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/ Case studies / Español

Nicaragua: Plan de Gestión del Gran Lago Cocibolca (#325)

Se ha creado en Nicaragua la “Comisión de Desarrollo Sostenible de la Cuenca del Lago Cocibolca y el Río San Juan”, en cumplimiento de la Ley 626, y de la Política Nacional de Recursos Hídricos oficializada en el año 2001. La responsabilidad principal de esta Comisión es “Elaborar y aprobar el Plan de Acción y de Ordenamiento Territorial para la Gestión de la Cuenca”, además de “implementar y dar seguimiento” a los mismos.

/ Case studies / English

Transboundary: Trans-border management group for the conservation of the environment of the Goascoran River, Honduras and El Salvador (#320)

The Goascoran River basin is shared by Honduras and El Salvador and is of great environmental, economical and geopolitical importance. In 2006, action was taken to create a multi-sector instance to integrate, influence and coordinate sustainable management of the shared basin. This experience is of great value for IWRM, as the management group establishes a model of work for transboundary management.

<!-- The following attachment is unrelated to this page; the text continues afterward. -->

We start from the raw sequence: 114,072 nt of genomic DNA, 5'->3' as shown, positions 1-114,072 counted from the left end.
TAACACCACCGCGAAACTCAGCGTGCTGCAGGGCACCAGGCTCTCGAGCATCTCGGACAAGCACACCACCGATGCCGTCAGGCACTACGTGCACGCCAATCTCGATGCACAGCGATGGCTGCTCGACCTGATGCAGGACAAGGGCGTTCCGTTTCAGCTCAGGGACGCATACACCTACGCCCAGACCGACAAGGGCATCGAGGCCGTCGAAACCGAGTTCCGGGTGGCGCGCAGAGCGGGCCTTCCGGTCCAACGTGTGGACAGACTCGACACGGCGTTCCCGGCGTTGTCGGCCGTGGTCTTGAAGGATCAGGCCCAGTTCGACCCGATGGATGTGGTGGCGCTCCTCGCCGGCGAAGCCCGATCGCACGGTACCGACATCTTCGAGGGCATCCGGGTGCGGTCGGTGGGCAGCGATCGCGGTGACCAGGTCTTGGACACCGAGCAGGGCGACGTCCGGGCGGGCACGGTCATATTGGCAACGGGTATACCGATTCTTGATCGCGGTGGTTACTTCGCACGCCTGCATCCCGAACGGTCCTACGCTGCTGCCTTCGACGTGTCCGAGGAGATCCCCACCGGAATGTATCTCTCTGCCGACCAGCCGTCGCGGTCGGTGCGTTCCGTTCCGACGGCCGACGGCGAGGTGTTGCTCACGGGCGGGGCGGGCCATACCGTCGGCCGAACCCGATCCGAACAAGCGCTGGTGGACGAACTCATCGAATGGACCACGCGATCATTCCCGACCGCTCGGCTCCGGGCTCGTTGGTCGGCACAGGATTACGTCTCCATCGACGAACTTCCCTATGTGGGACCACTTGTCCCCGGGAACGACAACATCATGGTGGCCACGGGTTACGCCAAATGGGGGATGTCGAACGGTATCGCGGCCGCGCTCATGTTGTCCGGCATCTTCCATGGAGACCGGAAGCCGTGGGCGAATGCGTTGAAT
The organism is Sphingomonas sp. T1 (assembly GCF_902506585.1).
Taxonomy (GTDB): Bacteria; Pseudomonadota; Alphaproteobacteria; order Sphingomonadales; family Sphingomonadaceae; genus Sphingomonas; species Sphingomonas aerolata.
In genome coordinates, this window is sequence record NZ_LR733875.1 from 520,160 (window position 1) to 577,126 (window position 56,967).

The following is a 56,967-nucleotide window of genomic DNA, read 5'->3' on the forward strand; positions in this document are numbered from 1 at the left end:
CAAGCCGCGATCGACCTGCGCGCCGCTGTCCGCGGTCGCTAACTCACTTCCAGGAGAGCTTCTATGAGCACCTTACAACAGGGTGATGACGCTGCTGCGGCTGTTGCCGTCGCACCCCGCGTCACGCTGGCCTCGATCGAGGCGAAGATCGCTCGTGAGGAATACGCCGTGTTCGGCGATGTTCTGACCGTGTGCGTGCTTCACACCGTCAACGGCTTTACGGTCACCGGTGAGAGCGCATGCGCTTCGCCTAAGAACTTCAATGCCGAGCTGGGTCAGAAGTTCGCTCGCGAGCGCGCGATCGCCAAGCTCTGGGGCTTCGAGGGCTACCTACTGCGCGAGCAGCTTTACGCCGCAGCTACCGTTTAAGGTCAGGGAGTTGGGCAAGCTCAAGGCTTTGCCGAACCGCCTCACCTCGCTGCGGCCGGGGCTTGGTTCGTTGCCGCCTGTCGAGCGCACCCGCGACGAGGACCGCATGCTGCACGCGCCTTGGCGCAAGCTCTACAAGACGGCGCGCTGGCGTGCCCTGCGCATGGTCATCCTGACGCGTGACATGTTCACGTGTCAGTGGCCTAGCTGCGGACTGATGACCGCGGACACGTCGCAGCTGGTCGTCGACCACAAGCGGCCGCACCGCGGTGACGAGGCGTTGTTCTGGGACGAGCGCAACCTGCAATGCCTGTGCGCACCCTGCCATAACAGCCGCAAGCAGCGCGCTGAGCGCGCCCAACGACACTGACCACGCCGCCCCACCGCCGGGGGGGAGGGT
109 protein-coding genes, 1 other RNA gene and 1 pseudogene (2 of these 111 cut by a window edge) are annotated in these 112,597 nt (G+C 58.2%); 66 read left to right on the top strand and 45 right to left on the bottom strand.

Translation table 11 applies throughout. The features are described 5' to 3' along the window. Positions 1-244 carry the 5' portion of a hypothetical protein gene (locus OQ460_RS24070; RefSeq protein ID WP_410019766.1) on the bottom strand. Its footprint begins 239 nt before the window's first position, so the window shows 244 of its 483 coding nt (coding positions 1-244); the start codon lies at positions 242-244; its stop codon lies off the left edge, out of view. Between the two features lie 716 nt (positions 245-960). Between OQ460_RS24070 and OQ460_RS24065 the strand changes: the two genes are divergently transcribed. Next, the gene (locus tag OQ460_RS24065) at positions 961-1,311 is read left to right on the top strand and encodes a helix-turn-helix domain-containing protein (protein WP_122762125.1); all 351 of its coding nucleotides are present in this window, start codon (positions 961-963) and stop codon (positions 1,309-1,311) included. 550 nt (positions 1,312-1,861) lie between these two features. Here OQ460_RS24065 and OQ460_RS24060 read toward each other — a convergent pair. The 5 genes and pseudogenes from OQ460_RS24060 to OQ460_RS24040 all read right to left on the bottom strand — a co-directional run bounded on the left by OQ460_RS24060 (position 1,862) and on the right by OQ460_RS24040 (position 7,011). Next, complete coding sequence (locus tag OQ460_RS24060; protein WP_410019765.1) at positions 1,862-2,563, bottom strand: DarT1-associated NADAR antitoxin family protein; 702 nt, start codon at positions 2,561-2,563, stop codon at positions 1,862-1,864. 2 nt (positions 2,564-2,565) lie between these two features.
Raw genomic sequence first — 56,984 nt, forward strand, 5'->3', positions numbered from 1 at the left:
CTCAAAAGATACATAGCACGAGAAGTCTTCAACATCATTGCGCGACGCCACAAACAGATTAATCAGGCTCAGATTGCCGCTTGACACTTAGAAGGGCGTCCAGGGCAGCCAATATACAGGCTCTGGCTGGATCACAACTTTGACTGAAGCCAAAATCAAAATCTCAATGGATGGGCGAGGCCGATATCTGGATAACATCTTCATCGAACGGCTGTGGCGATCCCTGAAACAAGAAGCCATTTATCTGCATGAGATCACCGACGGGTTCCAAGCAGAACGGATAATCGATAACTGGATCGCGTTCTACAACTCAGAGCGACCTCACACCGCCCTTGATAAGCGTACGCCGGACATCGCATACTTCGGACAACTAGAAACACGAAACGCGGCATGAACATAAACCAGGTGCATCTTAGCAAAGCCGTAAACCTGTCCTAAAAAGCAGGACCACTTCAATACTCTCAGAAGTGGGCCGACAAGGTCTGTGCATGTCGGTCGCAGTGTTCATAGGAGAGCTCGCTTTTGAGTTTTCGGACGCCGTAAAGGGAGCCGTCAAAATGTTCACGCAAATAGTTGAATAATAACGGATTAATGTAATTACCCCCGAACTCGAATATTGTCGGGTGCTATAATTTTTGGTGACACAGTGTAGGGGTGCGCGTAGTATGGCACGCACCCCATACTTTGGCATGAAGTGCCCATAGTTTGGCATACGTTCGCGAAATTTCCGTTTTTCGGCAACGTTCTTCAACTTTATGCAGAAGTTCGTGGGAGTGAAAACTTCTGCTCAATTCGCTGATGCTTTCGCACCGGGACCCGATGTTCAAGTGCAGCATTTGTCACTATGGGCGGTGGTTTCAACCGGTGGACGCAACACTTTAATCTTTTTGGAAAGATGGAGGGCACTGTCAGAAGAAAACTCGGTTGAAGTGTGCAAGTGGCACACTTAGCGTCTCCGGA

/ Case studies / English

Transboundary: Oppportunities and Challenges for the Shared Management of Watersheds; the Trifino Plan for the Upper Lempa (#394)

The Lempa River is shared by Guatemala, El Salvador and Honduras, making its management a good example of transboundary cooperation. To reach consensus, action was taken to develop a treaty as part of a regional process.  However, since the treaty was not accompanied by strategies designed by local actors, it is somewhat weak. Nonetheless, this case illustrates that political willingness is crucial for advancing towards IWRM in transboundary watersheds. 

/ Case studies / English

Nicaragua: Management plan for the Cocibolca Great Lake (#325)

The San Juan River waters have experienced deterioration due to poor management of its basin. To address the issues, action has been taken to implement IWRM to address the areas of water, soil, forests and municipal development in a cross-sectoral manner.  This case study is a good reminder of the integrated nature of IWRM, and the importance of a model that accounts for management of both water and land.